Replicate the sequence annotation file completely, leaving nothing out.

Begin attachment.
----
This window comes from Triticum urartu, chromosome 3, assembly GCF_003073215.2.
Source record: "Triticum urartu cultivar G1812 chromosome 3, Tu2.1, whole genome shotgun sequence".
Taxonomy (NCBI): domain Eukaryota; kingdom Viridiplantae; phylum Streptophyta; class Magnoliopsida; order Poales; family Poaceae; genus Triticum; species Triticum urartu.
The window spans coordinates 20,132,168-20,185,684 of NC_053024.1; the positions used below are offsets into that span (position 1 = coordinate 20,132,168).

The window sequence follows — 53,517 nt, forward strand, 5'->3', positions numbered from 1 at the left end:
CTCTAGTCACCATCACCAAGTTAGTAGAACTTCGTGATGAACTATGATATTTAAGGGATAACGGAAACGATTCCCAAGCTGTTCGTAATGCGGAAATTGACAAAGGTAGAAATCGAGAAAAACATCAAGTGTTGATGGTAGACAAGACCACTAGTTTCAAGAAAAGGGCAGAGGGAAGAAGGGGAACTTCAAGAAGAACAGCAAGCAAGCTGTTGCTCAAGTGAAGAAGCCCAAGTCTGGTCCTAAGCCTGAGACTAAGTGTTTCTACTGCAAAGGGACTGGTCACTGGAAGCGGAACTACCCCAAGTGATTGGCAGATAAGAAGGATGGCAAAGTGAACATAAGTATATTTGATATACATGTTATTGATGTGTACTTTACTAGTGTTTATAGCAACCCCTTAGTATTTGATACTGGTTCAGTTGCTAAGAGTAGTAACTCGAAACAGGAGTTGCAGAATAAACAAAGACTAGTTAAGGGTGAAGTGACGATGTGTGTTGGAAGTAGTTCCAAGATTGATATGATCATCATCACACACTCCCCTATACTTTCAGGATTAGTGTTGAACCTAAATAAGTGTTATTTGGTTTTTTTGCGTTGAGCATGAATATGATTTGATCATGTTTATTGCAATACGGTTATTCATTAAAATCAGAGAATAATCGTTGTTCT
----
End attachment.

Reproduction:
This window comes from Triticum urartu, chromosome 3, assembly GCF_003073215.2.
Source record: "Triticum urartu cultivar G1812 chromosome 3, Tu2.1, whole genome shotgun sequence".
Taxonomy (NCBI): domain Eukaryota; kingdom Viridiplantae; phylum Streptophyta; class Magnoliopsida; order Poales; family Poaceae; genus Triticum; species Triticum urartu.
The window spans coordinates 20,132,168-20,185,684 of NC_053024.1; the positions used below are offsets into that span (position 1 = coordinate 20,132,168).

The window sequence follows — 53,517 nt, forward strand, 5'->3', positions numbered from 1 at the left end:
CTCTAGTCACCATCACCAAGTTAGTAGAACTTCGTGATGAACTATGATATTTAAGGGATAACGGAAACGATTCCCAAGCTGTTCGTAATGCGGAAATTGACAAAGGTAGAAATCGAGAAAAACATCAAGTGTTGATGGTAGACAAGACCACTAGTTTCAAGAAAAGGGCAGAGGGAAGAAGGGGAACTTCAAGAAGAACAGCAAGCAAGCTGTTGCTCAAGTGAAGAAGCCCAAGTCTGGTCCTAAGCCTGAGACTAAGTGTTTCTACTGCAAAGGGACTGGTCACTGGAAGCGGAACTACCCCAAGTGATTGGCAGATAAGAAGGATGGCAAAGTGAACATAAGTATATTTGATATACATGTTATTGATGTGTACTTTACTAGTGTTTATAGCAACCCCTTAGTATTTGATACTGGTTCAGTTGCTAAGAGTAGTAACTCGAAACAGGAGTTGCAGAATAAACAAAGACTAGTTAAGGGTGAAGTGACGATGTGTGTTGGAAGTAGTTCCAAGATTGATATGATCATCATCACACACTCCCCTATACTTTCAGGATTAGTGTTGAACCTAAATAAGTGTTATTTGGTTTTTTTGCGTTGAGCATGAATATGATTTGATCATGTTTATTGCAATACGGTTATTCATTAAAATCAGAGAATAATCGTTGTTCT